A road in Beaumont, Texas, is still flooded, two weeks after Hurricane Harvey dumped more than 50 inches of rain on parts of the state.
Houston CNN  — 

As Hurricane Irma heads toward Florida, the Texans impacted by Hurricane Harvey hope they won’t be forgotten.

Exactly two weeks after Harvey made landfall on the Texas coast, most of downtown Houston is dry and life is starting to return to normal. But the damage there and in surrounding cities is still being assessed.

Harvey came ashore August 25 as a Category 4 hurricane with high winds and a destructive storm surge. After it moved slightly inland, it swirled in place over southeast Texas for a few days, dropping record-shattering rain and flooding several areas.

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Parents reunite with NICU babies after Harvey
02:32 - Source: CNN

The storm and subsequent flooding left more than 70 people dead and ravaged nearly 300 miles of the Texas coast and parts of Louisiana, flooding homes and displacing more than a million people. More than 21,000 people remain in shelters Friday, according to the Texas Department of Public Safety’s situation report.

All told, the storm caused an estimated $75 billion in damage, officials said, making it one of the most expensive natural disasters on record.

A home in Vidor, Texas, sits in floodwaters from nearby Smith Lake on September 6.

Some homes and buildings still sit underwater. In Harris and Fort Bend Counties, the US Army Corps of Engineers has begun releasing water from the Addicks and Barker dams to help the swollen Buffalo Bayou recede within its banks. If it rains again before the dams are empty, the Corps warns there’s still a threat of more flooding downstream.

In Beaumont, southeast of Houston, many residents wait in lines to get water, food and supplies such as diapers and baby wipes. The trail of cars stretches out for a couple of miles each day from several places distributing resources.

Still in ‘rescue, recovery’ mode

“We are still in a rescue/recovery. Probably a 25% rescue; 75% recovery,” said Maj. Roy Williams, the incident commander for the Salvation Army’s response team in Texas’ Golden Triangle – made up of hard-hit Beaumont, Port Arthur and Orange. “There’s still people who – the water has not come down and they have either not gotten back to their house or they are still in their house.”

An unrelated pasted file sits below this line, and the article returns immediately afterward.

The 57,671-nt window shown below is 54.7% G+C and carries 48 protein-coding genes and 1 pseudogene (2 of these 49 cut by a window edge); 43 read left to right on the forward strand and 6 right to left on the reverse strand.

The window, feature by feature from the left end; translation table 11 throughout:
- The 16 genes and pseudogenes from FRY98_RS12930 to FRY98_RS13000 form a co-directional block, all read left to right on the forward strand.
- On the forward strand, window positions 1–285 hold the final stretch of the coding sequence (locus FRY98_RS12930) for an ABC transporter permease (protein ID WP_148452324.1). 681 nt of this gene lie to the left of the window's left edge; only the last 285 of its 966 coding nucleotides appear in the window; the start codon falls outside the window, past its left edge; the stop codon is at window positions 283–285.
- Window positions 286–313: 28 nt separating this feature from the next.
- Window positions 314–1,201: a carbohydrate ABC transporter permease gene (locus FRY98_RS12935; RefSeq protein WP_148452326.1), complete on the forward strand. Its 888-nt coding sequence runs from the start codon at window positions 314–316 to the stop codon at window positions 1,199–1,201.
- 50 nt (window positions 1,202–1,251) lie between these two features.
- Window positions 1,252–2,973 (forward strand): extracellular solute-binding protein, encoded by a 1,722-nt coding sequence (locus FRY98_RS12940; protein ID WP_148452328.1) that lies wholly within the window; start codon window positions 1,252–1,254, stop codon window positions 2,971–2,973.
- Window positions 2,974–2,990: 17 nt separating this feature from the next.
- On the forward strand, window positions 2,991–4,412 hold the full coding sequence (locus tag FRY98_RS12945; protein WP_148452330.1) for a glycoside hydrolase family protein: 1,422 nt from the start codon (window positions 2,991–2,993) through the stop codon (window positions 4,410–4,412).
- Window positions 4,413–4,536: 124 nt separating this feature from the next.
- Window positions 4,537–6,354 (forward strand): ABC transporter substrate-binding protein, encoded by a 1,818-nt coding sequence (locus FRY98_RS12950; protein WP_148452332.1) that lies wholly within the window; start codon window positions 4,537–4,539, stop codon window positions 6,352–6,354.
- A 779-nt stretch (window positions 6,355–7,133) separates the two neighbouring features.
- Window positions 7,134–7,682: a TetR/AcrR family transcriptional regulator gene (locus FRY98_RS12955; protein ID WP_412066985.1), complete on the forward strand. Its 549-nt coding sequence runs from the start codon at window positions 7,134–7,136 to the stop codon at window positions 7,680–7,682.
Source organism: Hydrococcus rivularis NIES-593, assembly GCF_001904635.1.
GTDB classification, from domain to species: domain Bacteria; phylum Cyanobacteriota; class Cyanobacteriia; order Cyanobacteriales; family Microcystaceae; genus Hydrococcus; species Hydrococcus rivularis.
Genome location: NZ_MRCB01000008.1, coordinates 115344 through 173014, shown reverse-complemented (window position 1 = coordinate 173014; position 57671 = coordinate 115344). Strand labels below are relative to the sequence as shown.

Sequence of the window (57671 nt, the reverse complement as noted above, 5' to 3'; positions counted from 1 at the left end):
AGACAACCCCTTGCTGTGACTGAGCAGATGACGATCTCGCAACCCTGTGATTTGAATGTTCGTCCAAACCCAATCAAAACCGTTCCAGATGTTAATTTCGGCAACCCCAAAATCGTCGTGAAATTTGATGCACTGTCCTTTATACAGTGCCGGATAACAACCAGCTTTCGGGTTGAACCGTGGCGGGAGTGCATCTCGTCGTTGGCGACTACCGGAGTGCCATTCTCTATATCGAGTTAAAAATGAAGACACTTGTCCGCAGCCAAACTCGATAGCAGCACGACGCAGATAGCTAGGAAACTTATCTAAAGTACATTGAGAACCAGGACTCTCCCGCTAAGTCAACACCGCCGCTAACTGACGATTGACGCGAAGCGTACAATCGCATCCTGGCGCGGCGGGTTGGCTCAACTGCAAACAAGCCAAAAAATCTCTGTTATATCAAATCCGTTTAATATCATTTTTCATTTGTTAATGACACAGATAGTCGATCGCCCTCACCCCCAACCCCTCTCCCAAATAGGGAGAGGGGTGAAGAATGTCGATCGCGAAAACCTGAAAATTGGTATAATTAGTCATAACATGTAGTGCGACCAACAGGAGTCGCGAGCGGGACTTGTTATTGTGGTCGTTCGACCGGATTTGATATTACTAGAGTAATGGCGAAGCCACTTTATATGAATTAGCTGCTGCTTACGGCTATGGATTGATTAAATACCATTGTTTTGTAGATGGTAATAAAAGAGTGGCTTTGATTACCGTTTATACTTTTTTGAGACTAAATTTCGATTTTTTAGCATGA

The Department of Public Safety reported that, as of Friday, 122,331 people were rescued or evacuated after Harvey, along with 5,234 pets.

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Widow determined to stay in hurricane-hit home
01:39 - Source: CNN

Beaumont has been under a boil-water mandate after its water treatment facilities were compromised by floodwaters. While the plants are being fixed, officials await new tests to make sure the water is safe to drink.

Interstate 10 is open in East Texas, but the evidence of Harvey’s passage can be seen from the highway just east of Beaumont. In Rose City at an RV park, several recreational vehicles appear to be parked in a lake at random angles, and one is tossed on its side. The water is still up to the roofs of some cars.

Trailers in an RV park sit in floodwaters from Tiger Creek in Rose City on September 6.

No place to stay, no work

Chris Jones and his wife drove his large pickup truck through the water to recover what they could from his RV. The vehicle is a total loss and while he has insurance, his hopes aren’t high. “I’ll never get what I paid for it,” Jones said, noting that over time he’d filled it with plenty of things that can’t be replaced.

The RV serves as his home away from his Dallas-area home while he works as a foreman at a refinery. Without any affordable hotels for two hours in either direction, he says he’ll have to buy another RV. But after rescuing his boat and kayaks from the floodwaters, he and his wife began the drive home. No RV means he can’t work – just one example of the economic impact of Hurricane Harvey.

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Harvey photographer: Victims were in disbelief
05:06 - Source: CNN

After the water, mildew and mold

Other residents have already emptied their once-flooded homes of all their contents, including the waterlogged drywall. The hope is to get in front of the mildew and mold already blooming and acrid in the humid Texas heat. Across the region, driveways, front lawns and curbs are covered with what was once inside homes. In Houston, the city has brought in large trucks and other equipment to begin clearing the streets of residential debris.

Debris from flooded homes is piled outside in Lakewood near the home of Daniela Alvarado and Leonardo Aguirre.